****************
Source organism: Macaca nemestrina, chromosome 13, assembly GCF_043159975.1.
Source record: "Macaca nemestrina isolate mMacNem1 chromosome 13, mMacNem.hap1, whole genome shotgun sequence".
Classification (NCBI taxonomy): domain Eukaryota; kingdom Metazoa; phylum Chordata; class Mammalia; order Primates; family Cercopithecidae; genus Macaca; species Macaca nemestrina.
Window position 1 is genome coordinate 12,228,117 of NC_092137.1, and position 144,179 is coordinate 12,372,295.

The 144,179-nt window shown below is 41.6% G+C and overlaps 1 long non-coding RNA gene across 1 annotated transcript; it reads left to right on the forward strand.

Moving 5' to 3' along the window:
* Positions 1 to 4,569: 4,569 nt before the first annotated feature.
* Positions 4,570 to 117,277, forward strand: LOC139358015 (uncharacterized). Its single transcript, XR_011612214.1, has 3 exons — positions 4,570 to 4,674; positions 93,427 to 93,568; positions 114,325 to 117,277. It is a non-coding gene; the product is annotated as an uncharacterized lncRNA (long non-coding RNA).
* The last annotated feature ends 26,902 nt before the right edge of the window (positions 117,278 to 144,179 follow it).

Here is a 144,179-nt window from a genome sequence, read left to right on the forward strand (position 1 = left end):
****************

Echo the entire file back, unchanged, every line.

Source organism: Macaca nemestrina, chromosome 13, assembly GCF_043159975.1.
Source record: "Macaca nemestrina isolate mMacNem1 chromosome 13, mMacNem.hap1, whole genome shotgun sequence".
Classification (NCBI taxonomy): domain Eukaryota; kingdom Metazoa; phylum Chordata; class Mammalia; order Primates; family Cercopithecidae; genus Macaca; species Macaca nemestrina.
Window position 1 is genome coordinate 12,228,117 of NC_092137.1, and position 144,179 is coordinate 12,372,295.

The 144,179-nt window shown below is 41.6% G+C and overlaps 1 long non-coding RNA gene across 1 annotated transcript; it reads left to right on the forward strand.

Moving 5' to 3' along the window:
* Positions 1 to 4,569: 4,569 nt before the first annotated feature.
* Positions 4,570 to 117,277, forward strand: LOC139358015 (uncharacterized). Its single transcript, XR_011612214.1, has 3 exons — positions 4,570 to 4,674; positions 93,427 to 93,568; positions 114,325 to 117,277. It is a non-coding gene; the product is annotated as an uncharacterized lncRNA (long non-coding RNA).
* The last annotated feature ends 26,902 nt before the right edge of the window (positions 117,278 to 144,179 follow it).

Here is a 144,179-nt window from a genome sequence, read left to right on the forward strand (position 1 = left end):